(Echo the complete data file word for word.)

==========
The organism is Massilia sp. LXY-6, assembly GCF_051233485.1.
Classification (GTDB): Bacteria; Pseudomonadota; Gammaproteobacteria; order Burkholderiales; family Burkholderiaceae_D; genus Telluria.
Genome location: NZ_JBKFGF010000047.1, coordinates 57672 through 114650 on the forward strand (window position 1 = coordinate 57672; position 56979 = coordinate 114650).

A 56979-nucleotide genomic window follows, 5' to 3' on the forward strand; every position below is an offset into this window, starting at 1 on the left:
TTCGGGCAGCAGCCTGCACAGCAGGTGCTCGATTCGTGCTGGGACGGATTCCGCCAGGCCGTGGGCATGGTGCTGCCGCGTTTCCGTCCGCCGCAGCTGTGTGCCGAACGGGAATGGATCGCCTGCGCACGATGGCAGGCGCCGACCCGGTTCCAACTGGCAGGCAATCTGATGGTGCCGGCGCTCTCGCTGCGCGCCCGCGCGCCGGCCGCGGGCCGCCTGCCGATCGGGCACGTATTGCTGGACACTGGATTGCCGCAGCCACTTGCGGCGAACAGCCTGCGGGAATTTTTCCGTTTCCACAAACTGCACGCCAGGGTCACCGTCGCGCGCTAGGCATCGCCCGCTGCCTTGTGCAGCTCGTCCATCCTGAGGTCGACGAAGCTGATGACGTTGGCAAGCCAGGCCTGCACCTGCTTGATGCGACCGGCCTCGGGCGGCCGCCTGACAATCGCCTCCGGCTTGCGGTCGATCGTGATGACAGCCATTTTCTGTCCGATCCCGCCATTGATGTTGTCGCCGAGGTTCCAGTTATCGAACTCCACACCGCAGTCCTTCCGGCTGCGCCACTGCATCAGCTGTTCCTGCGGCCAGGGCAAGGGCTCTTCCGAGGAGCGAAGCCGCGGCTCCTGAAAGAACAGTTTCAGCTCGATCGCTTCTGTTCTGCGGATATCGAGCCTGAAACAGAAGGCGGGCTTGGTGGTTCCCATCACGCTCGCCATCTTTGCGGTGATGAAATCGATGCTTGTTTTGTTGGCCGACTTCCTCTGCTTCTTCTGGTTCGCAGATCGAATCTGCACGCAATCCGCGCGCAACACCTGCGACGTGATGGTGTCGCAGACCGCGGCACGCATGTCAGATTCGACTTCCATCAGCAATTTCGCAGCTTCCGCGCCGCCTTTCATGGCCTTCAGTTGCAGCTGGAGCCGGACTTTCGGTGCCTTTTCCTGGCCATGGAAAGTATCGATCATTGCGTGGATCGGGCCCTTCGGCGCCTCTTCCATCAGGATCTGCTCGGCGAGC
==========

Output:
The organism is Massilia sp. LXY-6, assembly GCF_051233485.1.
Classification (GTDB): Bacteria; Pseudomonadota; Gammaproteobacteria; order Burkholderiales; family Burkholderiaceae_D; genus Telluria.
Genome location: NZ_JBKFGF010000047.1, coordinates 57672 through 114650 on the forward strand (window position 1 = coordinate 57672; position 56979 = coordinate 114650).

A 56979-nucleotide genomic window follows, 5' to 3' on the forward strand; every position below is an offset into this window, starting at 1 on the left:
TTCGGGCAGCAGCCTGCACAGCAGGTGCTCGATTCGTGCTGGGACGGATTCCGCCAGGCCGTGGGCATGGTGCTGCCGCGTTTCCGTCCGCCGCAGCTGTGTGCCGAACGGGAATGGATCGCCTGCGCACGATGGCAGGCGCCGACCCGGTTCCAACTGGCAGGCAATCTGATGGTGCCGGCGCTCTCGCTGCGCGCCCGCGCGCCGGCCGCGGGCCGCCTGCCGATCGGGCACGTATTGCTGGACACTGGATTGCCGCAGCCACTTGCGGCGAACAGCCTGCGGGAATTTTTCCGTTTCCACAAACTGCACGCCAGGGTCACCGTCGCGCGCTAGGCATCGCCCGCTGCCTTGTGCAGCTCGTCCATCCTGAGGTCGACGAAGCTGATGACGTTGGCAAGCCAGGCCTGCACCTGCTTGATGCGACCGGCCTCGGGCGGCCGCCTGACAATCGCCTCCGGCTTGCGGTCGATCGTGATGACAGCCATTTTCTGTCCGATCCCGCCATTGATGTTGTCGCCGAGGTTCCAGTTATCGAACTCCACACCGCAGTCCTTCCGGCTGCGCCACTGCATCAGCTGTTCCTGCGGCCAGGGCAAGGGCTCTTCCGAGGAGCGAAGCCGCGGCTCCTGAAAGAACAGTTTCAGCTCGATCGCTTCTGTTCTGCGGATATCGAGCCTGAAACAGAAGGCGGGCTTGGTGGTTCCCATCACGCTCGCCATCTTTGCGGTGATGAAATCGATGCTTGTTTTGTTGGCCGACTTCCTCTGCTTCTTCTGGTTCGCAGATCGAATCTGCACGCAATCCGCGCGCAACACCTGCGACGTGATGGTGTCGCAGACCGCGGCACGCATGTCAGATTCGACTTCCATCAGCAATTTCGCAGCTTCCGCGCCGCCTTTCATGGCCTTCAGTTGCAGCTGGAGCCGGACTTTCGGTGCCTTTTCCTGGCCATGGAAAGTATCGATCATTGCGTGGATCGGGCCCTTCGGCGCCTCTTCCATCAGGATCTGCTCGGCGAGC